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Q1. Why has the water shortage problem aggravated in post-independence India?
Intensive industrialisation and urbanisation witnessed in post-independence India have significantly contributed to the exploitation of available freshwater resources. Industries require a huge supply of water for production, cooling of machineries and power supply in form of hydroelectricity. Ever increasing urban centres with large and dense populations and urban lifestyles have increased the domestic water requirement and power requirement. Individual groundwater pumping devices in housing complexes of big cities have aggravated the problem of depletion of water resources. Agricultural progress in the post-independence era has also led to water scarcity. Irrigation in different forms to increase agricultural production exploits the available surface and groundwater sources excessively. As a result of the above mentioned reasons, the water shortage problem has aggravated in post-independence India.
Q2. Why should we conserve and manage our water resources? How can we control overexploitation and mismanagement of water resources? State any two points that should be kept in mind for efficient management of water.
Conservation of Water Resources
We should conserve and manage our water resources to safeguard ourselves from health hazards, to ensure food security as well as for the continuation of our livelihood and productive activities. Taking into consideration the problem of water scarcity and decreasing freshwater resources, the need of the hour is to conserve and manage our water resources. Over-exploitation and mismanagement of water resources can be controlled through the conservation and management of water resources. Conservation can also prevent the degradation of our natural ecosystem as well as control the ecological crisis that may arise due to its scarcity.
Two points that should be kept in mind for efficient management of water are:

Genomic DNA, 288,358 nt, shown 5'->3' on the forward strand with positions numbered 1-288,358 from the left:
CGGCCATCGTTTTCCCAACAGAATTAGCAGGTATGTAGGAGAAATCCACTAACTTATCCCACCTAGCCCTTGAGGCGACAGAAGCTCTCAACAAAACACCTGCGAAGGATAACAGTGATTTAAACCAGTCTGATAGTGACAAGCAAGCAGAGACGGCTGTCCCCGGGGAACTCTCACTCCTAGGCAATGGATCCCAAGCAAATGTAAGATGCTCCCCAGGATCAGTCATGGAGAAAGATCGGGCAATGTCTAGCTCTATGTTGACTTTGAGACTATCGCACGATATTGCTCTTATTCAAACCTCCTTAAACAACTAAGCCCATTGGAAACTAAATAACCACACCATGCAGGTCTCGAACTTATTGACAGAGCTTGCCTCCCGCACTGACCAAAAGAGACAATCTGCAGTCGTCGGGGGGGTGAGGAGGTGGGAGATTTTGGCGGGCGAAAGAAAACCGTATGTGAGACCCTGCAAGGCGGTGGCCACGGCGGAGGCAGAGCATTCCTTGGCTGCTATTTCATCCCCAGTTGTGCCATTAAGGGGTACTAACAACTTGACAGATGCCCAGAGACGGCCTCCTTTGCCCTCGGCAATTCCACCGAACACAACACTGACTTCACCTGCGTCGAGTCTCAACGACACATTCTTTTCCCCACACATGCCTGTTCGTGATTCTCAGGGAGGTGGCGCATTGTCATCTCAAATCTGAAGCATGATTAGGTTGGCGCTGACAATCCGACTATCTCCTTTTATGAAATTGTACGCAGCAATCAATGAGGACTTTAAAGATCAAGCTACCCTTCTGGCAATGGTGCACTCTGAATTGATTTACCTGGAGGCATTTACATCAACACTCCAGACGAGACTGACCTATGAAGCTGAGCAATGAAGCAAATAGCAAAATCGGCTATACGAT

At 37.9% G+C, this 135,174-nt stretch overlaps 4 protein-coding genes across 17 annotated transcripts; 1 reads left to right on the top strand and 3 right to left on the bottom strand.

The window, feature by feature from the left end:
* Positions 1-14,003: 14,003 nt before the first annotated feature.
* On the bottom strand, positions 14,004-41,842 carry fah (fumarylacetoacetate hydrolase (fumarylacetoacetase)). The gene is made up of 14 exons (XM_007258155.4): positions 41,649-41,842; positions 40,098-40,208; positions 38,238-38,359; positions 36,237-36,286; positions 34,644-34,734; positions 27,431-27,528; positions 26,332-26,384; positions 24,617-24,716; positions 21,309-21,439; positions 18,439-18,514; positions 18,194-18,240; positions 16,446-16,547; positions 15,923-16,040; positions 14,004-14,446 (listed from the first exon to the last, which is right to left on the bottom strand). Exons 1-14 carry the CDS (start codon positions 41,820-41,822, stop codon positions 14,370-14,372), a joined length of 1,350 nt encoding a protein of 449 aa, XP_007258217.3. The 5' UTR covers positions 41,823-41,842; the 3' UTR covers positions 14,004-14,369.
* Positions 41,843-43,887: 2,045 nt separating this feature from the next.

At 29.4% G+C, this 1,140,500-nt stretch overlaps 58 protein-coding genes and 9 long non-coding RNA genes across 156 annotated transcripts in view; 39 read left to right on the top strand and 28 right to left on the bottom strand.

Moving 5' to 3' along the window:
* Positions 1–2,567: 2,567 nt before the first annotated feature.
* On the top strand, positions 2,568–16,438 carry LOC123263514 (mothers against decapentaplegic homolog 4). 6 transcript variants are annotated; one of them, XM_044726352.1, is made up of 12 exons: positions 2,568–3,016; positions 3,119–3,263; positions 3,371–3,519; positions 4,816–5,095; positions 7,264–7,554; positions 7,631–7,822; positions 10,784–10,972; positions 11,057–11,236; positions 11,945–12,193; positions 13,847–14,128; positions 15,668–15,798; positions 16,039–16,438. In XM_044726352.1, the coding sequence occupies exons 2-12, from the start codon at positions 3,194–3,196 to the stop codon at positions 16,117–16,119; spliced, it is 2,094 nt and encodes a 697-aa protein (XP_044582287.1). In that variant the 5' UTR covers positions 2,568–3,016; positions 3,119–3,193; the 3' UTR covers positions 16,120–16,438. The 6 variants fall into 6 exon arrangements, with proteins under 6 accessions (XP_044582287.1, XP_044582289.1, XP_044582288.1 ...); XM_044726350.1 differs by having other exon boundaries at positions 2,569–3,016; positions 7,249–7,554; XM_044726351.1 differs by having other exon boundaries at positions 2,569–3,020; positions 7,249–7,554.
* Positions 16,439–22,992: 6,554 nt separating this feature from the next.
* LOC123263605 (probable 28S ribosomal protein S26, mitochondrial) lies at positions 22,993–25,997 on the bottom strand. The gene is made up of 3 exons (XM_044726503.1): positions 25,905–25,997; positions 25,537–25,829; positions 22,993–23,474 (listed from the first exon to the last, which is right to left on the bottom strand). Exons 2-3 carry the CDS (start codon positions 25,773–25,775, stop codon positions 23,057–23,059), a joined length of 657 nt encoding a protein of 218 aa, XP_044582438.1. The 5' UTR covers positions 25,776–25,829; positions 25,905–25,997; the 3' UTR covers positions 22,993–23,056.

- Prevention of water pollution, so that available water sources are not rendered unusable.
- Integrated Water Resource Management should develop water saving technology and recycling and reuse of water. Rainwater harvesting should be promoted.
Q3. Mention a negative effect of irrigation? How can irrigation transform the social landscape?
Irrigation has changed the cropping pattern of many regions with farmers shifting to the cultivation of water-intensive and commercial crops. This has great ecological consequences. It leads to waterlogging and consequent salinisation of the soil. This is a negative effect of irrigation. As rich farmers have better access to irrigation they have earned more money due to the production of commercial crops. On the other hand, the landless poor who couldn’t avail of its benefit became poorer. Thus, irrigation has transformed the social landscape by increasing the social gap between rich landowners and the landless poor farmers.
Q4. Give examples of traditional water harvesting systems prevalent in various parts of India.
Traditional water harvesting systems prevalent in various parts of India include the following methods:
- Diversion channels like ‘guls’ and ‘kuls’ of Western Himalayas are built in hilly and mountain areas for irrigating agricultural fields.
- In hilly areas of Meghalaya, the bamboo-drip irrigation system taps stream and spring water.
- Inundation channels are constructed to irrigate agricultural fields in the floodplains of Bengal.
- In the arid regions of Rajasthan agricultural fields were converted into rainfed storage structures locally known as ‘Khadins’ in Jaisalmer and ‘Johads’ in other parts of Rajasthan. These structures allowed the water to stand and moisten the soil.
- Rooftop rainwater harvesting was commonly practised to store drinking water, particularly in Rajasthan. In the semi-arid and arid regions of Rajasthan, particularly in Bikaner, Phalodi and Barmer, almost all the houses traditionally had underground ‘tankas’ or ‘tanks’ for storing drinking water.
Q5. What is rainwater harvesting? State the objectives of rainwater harvesting.
Rainwater harvesting is an efficient method of water conservation and management. The technique of collecting and storing rainwater directly or recharging it into the ground through artificial means to improve groundwater storage is called rainwater harvesting. It includes traditional methods like:
- conversion of agricultural fields into rainfed storage structures locally known as ‘Khadins’ and ‘Johads’ in Rajasthan,
- rooftop rainwater harvesting to store drinking water in tanks or sumps for direct usage and to recharge and use groundwater for household purposes through abandoned wells or check dams, or through hand pumps during the dry season.
Rainwater harvesting is very simple, practical and cost-effective and can be easily conducted by individuals to solve their water problems.
The objectives of rainwater harvesting are:
- To prevent wastage and pollution of the monsoon rains.
- To reduce runoff and control the flooding of roads.
- To recharge and improve the quality of groundwater storage and raise the water table.
- To meet the demands of domestic water requirements during the dry season.
- To solve the problem of drinking water shortage especially in regions receiving less rainfall.